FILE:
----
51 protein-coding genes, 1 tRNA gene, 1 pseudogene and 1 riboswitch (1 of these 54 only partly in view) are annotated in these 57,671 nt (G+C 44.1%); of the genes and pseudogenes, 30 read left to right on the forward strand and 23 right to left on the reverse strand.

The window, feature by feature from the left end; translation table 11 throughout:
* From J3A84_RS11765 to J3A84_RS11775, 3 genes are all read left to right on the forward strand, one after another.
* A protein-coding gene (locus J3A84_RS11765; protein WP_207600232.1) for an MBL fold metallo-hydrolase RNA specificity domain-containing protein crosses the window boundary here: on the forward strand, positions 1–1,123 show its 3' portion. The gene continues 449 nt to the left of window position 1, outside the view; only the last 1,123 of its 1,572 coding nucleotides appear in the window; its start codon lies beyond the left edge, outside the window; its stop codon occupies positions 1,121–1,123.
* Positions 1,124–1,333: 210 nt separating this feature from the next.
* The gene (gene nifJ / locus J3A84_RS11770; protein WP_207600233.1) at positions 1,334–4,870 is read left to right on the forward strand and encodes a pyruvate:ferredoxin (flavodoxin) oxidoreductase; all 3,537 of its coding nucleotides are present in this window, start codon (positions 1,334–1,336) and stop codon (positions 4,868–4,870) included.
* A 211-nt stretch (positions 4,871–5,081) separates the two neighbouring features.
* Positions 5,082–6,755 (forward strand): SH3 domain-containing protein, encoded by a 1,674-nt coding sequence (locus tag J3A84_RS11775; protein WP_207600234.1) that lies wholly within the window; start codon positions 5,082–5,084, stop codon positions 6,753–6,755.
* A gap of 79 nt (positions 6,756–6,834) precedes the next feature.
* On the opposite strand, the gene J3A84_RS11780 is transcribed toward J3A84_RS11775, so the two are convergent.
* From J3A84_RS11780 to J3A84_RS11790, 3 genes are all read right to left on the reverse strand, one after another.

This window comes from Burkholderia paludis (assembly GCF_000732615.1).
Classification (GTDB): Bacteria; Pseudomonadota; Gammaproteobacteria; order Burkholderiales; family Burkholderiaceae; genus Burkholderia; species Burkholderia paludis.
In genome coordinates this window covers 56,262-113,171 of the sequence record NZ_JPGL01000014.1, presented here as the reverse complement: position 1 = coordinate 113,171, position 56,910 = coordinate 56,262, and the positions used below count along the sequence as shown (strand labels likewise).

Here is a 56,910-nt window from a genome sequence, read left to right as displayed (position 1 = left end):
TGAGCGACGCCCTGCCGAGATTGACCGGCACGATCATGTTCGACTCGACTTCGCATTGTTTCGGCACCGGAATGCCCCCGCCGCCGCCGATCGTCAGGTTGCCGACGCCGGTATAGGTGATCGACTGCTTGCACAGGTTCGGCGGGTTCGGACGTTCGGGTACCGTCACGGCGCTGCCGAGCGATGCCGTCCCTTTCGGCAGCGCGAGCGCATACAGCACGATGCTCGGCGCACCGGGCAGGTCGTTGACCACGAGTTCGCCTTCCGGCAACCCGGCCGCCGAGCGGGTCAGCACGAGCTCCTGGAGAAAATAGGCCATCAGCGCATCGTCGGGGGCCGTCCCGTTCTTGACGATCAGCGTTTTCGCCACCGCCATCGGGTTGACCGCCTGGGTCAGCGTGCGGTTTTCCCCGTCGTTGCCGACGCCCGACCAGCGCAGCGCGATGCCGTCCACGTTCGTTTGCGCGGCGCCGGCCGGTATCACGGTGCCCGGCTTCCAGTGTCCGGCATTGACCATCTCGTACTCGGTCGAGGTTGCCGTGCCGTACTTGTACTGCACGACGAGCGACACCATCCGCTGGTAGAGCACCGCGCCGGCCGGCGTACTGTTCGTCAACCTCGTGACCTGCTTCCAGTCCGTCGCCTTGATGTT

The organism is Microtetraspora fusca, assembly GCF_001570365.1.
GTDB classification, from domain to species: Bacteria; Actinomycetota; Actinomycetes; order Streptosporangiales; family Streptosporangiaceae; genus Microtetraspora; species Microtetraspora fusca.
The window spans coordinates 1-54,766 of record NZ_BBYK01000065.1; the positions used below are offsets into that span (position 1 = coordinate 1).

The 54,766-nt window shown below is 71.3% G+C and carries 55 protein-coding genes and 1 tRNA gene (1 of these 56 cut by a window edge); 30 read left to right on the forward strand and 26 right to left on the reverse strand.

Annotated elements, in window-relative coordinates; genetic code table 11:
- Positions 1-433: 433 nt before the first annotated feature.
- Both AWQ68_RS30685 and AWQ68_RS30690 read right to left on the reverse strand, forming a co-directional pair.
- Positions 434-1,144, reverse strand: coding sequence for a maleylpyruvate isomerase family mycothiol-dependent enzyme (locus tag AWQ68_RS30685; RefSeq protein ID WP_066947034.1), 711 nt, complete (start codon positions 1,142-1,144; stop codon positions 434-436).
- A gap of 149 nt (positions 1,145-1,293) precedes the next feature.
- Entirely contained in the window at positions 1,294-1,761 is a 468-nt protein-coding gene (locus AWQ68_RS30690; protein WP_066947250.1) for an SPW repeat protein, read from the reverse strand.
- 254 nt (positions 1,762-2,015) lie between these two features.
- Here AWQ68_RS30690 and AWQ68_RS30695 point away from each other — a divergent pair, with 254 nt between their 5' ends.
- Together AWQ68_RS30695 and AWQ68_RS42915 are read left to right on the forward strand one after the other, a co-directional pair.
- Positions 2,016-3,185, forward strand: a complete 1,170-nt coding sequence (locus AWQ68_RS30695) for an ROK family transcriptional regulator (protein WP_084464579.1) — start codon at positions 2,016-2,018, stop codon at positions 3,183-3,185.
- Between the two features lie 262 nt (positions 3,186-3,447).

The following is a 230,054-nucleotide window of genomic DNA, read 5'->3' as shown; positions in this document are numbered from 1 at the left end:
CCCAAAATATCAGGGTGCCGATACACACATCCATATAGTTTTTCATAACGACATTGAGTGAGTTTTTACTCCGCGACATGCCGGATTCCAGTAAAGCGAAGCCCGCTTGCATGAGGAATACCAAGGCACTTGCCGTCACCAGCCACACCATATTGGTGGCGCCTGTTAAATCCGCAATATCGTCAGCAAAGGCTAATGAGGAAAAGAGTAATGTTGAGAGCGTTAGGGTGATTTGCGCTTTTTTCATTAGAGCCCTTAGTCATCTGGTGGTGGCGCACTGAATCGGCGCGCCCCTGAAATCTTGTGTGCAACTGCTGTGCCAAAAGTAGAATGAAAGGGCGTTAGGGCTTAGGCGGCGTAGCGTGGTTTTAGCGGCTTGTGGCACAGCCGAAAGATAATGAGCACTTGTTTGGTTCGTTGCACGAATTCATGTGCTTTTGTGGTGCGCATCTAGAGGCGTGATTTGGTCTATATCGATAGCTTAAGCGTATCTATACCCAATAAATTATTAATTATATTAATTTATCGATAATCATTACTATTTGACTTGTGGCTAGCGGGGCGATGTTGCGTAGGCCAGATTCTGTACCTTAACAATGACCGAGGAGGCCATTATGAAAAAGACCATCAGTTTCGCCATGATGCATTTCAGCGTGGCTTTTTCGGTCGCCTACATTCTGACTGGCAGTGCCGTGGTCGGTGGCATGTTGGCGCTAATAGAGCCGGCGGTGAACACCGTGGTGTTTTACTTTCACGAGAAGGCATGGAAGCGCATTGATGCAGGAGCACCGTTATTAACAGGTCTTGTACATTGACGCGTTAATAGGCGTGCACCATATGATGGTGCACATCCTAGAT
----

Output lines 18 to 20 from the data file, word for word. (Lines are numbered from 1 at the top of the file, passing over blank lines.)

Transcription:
GTDB classification, from domain to species: Bacteria; Actinomycetota; Actinomycetes; order Streptosporangiales; family Streptosporangiaceae; genus Microtetraspora; species Microtetraspora fusca.
The window spans coordinates 1-54,766 of record NZ_BBYK01000065.1; the positions used below are offsets into that span (position 1 = coordinate 1).

The 54,766-nt window shown below is 71.3% G+C and carries 55 protein-coding genes and 1 tRNA gene (1 of these 56 cut by a window edge); 30 read left to right on the forward strand and 26 right to left on the reverse strand.